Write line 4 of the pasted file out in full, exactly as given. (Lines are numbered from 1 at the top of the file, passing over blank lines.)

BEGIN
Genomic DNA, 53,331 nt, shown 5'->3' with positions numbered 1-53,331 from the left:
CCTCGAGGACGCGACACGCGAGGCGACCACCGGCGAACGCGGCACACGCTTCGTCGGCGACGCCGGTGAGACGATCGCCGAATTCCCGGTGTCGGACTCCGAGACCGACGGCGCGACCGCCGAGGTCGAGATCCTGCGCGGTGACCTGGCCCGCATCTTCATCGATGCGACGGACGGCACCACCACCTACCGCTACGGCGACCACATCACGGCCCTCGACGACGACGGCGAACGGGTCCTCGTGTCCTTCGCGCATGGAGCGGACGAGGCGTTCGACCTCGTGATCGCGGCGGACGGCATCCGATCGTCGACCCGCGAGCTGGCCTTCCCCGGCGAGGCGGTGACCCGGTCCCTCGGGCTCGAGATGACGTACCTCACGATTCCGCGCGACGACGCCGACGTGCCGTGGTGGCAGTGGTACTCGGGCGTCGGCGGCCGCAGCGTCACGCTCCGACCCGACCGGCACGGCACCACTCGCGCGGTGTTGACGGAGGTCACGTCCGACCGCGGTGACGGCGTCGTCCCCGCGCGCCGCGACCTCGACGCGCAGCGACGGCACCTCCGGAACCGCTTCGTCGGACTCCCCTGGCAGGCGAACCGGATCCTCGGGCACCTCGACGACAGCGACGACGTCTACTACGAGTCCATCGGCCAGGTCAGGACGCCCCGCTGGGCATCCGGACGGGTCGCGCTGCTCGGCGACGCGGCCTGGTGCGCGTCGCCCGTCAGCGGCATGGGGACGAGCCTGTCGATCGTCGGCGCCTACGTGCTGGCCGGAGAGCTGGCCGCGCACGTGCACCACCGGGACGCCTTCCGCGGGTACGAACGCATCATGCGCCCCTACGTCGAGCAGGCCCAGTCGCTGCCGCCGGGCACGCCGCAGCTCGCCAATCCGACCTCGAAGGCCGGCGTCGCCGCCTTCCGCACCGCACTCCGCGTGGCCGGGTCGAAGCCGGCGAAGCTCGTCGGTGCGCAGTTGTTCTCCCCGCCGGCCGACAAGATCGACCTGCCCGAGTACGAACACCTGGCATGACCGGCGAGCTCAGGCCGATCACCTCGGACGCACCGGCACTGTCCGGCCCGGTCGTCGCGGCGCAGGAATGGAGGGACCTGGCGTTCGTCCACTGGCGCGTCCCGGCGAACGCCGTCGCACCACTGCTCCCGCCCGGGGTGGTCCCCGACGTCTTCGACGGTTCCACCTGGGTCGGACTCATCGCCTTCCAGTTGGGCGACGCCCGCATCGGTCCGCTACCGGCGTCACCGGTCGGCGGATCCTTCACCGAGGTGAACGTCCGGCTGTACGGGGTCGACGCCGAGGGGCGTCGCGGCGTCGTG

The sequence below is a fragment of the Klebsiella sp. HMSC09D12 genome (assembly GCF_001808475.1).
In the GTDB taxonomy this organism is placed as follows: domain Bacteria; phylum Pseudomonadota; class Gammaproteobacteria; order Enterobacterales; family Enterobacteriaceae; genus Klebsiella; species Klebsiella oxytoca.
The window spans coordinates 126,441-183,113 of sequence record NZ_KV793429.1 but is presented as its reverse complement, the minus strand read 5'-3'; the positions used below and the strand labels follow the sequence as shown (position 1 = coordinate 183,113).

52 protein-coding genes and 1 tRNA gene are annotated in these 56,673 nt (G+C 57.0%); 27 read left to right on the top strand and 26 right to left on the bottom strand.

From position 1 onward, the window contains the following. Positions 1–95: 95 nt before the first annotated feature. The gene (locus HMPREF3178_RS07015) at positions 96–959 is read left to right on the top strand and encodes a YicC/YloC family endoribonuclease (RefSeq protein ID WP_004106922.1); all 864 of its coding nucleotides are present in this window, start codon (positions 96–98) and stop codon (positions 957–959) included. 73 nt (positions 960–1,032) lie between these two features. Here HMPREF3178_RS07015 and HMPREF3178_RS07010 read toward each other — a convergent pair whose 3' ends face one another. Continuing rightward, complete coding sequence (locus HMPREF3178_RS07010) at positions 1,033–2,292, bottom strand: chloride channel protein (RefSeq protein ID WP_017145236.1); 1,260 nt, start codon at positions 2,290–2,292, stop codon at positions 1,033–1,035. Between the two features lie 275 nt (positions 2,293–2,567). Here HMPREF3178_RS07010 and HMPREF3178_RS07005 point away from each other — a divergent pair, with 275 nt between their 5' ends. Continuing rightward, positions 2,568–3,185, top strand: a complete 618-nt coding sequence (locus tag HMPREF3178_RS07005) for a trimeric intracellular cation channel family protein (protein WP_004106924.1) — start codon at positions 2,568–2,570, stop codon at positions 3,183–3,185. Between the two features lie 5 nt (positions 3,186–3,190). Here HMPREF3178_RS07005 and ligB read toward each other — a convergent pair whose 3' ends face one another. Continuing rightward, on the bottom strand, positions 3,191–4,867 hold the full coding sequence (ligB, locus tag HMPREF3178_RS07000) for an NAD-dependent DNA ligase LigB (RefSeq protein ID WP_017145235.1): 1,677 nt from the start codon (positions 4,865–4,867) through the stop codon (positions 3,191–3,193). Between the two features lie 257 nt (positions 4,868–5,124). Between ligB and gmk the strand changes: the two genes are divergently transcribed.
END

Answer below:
In the GTDB taxonomy this organism is placed as follows: domain Bacteria; phylum Pseudomonadota; class Gammaproteobacteria; order Enterobacterales; family Enterobacteriaceae; genus Klebsiella; species Klebsiella oxytoca.